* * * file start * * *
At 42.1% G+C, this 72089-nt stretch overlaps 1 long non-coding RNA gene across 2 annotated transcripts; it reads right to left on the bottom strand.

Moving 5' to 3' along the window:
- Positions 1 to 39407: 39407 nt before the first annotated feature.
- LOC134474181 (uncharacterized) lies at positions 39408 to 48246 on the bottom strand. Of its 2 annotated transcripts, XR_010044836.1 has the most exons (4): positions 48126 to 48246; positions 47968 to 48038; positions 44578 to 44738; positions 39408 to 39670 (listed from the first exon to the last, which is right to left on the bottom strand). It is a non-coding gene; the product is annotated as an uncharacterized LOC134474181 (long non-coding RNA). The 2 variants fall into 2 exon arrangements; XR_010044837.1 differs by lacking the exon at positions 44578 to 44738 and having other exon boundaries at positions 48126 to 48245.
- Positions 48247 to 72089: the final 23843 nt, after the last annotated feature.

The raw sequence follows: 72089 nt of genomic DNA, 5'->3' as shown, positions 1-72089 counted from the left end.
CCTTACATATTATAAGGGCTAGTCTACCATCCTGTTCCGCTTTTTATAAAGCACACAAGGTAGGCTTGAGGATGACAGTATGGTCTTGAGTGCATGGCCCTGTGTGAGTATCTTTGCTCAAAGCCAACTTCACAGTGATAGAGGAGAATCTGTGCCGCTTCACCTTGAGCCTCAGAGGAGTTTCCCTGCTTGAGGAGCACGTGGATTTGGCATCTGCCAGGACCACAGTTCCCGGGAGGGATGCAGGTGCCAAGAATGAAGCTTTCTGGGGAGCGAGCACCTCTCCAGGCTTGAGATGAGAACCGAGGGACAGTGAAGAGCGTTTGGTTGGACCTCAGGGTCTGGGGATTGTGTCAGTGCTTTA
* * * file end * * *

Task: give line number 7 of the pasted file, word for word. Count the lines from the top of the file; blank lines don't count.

CCTTACATATTATAAGGGCTAGTCTACCATCCTGTTCCGCTTTTTATAAAGCACACAAGGTAGGCTTGAGGATGACAGTATGGTCTTGAGTGCATGGCCCTGTGTGAGTATCTTTGCTCAAAGCCAACTTCACAGTGATAGAGGAGAATCTGTGCCGCTTCACCTTGAGCCTCAGAGGAGTTTCCCTGCTTGAGGAGCACGTGGATTTGGCATCTGCCAGGACCACAGTTCCCGGGAGGGATGCAGGTGCCAAGAATGAAGCTTTCTGGGGAGCGAGCACCTCTCCAGGCTTGAGATGAGAACCGAGGGACAGTGAAGAGCGTTTGGTTGGACCTCAGGGTCTGGGGATTGTGTCAGTGCTTTA